Finding pegs with the correct size shaft seems to be impossible today. They've added 1/16 of an inch or more to the minimum size diameter available. For a wooden instrument, this is not much of a problem. For the Dixie, it's a problem that will definitely require careful consideration.
- Do I want to modify an antique instrument?
- Do I have access to a drill press and carbide drill bits?
- Will the "standard" peg diameter change again?
- What if I eventually find some original diameter replacement pegs?
According to an email I received from Joe at Elderly Instruments (elderly.com), "the closest tuners we have [for a Dixie banjolele] are stock # UP26. The shaft is slightly larger, so you will need to enlarge the hole in the peghead from 0.15" to 0.19". That is from 5/32" to 3/16" approximately. I hope this helps." It did help -- especially the exact measurements. I bought a set of the UP26 pegs ($8.95 at the time). I have yet to use them. I keep hanging onto hope that I'll find some that are the correct size.
|UP26 Peg from Elderly Instruments|
- The part of the shaft (on the left) that goes into the button, is square. This is a good design -- much better than having two sides square and two rounded off.
- The metal rings next to the shaft are (from the top) top and bottom view of what comes with the peg, and a finish washer which did not come with the peg.
- The bottom of the ring that comes with the peg is made to fit countersunk into the instrument. This would work easily with a wooden banjolele. For the Dixie, you'd have to have a matching countersink hole drilled. Otherwise, this part would sit up on the Dixie and look sorta strange. Wish I could show you on a Dixie, but I haven't enlarged a hole to see this peg in place. The bottom ring is a #6 Finish Washer (available at a hardware store). I would use it in the place of the ring that came with this peg so I don't have to drill a countersink hole. Besides, what if the peg designs change and a different (or no) countersink hole is required?
- The plastic rings are top and bottom view. This is what causes friction between the peg and the peg head. It is obviously made for a wooden instrument. The side that goes toward the instrument has raised lines which would keep it from slipping on wood. The other side is a bowl that the button fits into. It may be possible to use this piece, even though it is redundant for a Dixie, since the Dixie has the metal "bowl" built in. Using the plastic on top of the metal might look funny, but you'd have plastic against plastic for friction as opposed to having a plastic button against a metal bowl (and possible faster wear).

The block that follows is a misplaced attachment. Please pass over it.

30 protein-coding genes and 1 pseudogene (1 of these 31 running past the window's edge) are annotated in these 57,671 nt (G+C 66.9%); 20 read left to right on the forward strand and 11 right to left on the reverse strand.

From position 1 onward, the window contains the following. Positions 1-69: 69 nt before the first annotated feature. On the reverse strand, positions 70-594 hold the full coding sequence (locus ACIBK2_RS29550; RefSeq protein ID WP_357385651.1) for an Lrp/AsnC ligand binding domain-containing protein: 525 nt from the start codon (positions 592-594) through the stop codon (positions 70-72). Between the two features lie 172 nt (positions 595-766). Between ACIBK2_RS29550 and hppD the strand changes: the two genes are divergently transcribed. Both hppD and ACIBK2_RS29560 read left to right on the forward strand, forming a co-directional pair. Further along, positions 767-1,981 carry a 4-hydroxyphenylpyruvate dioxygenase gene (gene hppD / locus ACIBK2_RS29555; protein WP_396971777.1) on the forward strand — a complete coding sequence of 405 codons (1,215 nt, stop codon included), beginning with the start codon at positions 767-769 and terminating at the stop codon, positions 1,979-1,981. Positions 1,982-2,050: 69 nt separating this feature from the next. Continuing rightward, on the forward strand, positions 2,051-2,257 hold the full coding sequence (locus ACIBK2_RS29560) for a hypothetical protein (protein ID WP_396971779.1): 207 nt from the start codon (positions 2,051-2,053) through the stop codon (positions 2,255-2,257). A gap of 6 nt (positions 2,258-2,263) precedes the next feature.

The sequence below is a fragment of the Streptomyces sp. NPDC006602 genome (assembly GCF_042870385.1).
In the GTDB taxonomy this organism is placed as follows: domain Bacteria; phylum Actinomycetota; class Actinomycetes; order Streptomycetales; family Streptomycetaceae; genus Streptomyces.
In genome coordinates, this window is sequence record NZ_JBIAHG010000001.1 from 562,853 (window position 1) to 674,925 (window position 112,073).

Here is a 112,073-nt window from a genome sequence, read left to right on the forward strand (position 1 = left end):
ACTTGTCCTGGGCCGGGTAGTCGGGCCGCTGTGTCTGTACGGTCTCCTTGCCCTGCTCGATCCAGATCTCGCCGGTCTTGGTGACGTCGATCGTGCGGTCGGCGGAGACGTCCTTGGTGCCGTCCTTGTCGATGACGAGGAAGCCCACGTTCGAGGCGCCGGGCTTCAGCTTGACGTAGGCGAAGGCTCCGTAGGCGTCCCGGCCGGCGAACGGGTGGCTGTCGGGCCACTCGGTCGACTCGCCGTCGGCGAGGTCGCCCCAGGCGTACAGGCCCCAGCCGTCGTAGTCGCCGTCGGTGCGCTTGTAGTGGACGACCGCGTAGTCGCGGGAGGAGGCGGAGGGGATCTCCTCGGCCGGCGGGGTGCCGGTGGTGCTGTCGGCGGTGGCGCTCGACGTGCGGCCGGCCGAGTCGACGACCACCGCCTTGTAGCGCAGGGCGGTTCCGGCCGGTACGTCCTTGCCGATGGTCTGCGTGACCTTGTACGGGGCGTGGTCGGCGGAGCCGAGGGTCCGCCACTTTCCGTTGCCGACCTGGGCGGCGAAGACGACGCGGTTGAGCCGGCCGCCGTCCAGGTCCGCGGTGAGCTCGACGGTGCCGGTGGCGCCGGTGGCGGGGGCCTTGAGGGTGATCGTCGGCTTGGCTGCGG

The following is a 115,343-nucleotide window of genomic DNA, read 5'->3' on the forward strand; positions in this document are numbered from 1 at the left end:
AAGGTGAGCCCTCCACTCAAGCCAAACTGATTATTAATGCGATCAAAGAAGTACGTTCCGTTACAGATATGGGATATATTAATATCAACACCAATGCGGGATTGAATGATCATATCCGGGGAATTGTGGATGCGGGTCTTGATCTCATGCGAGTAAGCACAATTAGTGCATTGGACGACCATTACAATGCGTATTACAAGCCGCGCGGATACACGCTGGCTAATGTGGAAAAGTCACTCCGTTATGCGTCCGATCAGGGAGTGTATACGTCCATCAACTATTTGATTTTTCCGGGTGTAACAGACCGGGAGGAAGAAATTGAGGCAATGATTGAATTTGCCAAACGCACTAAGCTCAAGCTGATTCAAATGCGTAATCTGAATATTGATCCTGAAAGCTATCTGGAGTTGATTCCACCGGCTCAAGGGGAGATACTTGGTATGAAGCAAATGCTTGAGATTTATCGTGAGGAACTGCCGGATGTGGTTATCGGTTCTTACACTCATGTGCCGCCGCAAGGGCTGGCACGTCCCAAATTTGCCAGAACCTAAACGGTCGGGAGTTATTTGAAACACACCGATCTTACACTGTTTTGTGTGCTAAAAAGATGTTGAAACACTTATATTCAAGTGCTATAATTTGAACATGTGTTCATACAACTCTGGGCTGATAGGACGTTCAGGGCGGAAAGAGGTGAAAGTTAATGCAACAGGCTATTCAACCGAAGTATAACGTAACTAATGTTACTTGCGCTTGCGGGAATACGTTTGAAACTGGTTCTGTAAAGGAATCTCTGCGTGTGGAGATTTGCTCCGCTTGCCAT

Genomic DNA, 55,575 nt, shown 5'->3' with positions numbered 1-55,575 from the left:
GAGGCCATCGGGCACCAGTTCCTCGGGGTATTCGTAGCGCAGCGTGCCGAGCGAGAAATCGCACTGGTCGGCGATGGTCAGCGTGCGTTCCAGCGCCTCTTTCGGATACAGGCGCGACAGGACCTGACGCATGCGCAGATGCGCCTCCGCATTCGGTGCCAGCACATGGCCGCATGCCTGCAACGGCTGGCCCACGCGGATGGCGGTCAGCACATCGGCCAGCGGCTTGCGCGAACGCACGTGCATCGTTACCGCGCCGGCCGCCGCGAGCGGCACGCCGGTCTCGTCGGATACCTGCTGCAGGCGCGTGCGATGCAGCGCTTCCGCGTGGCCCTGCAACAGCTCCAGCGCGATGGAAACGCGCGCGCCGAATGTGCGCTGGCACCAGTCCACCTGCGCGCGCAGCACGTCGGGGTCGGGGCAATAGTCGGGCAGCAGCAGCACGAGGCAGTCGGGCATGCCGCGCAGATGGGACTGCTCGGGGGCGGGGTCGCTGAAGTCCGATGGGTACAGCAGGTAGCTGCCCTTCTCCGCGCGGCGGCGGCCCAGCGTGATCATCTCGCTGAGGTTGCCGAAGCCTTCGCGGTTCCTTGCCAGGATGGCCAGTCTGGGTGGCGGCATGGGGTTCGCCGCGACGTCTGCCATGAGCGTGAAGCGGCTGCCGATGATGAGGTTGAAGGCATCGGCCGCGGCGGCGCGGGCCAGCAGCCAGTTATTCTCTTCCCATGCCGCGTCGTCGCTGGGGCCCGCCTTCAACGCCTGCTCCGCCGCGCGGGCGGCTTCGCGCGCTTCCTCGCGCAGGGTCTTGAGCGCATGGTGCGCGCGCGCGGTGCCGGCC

- The screw has one of the heads that will allow either a flat head or a Phillips screwdriver. I always use a Phillips screw/screw driver as they are much less likely to mess the head up.
Here are the pegs from the original "Red" model and the "Black" model, side by side:
I had to replace the screws on the peg type on the left. They were flat head and totally impossible to tighten. I found Phillips head type and added a lock washer sandwiched between two flat washers to keep it rock steady on the tuning.
You may notice that the top of the shaft (with the hole for the string), is longer on the metal friction peg.
|The all plastic button/friction model taken apart.|
The shaft on this peg has two flat and two rounded sides. You can "sort of" see it in the photo below. From the screw hole end it would look like (_) (you can provide the straight line connecting the top of the parentheses :-)
|The plastic/metal button peg.|
Here's a closeup of the metal friction piece above. It has a slot where the button fits:
|The button "nestles" in the slot you see.|
So, my experience has been three different pegs on three different Dixie's.
I'd be interested to hear what type pegs you have. Photos would be great. Maybe we'll get to the bottom of which pegs are truly the original. As I type this, our fourth (and possibly final) Dixie is in transit. It looks to be in very good shape. Maybe it has a fourth type of peg? We'll see.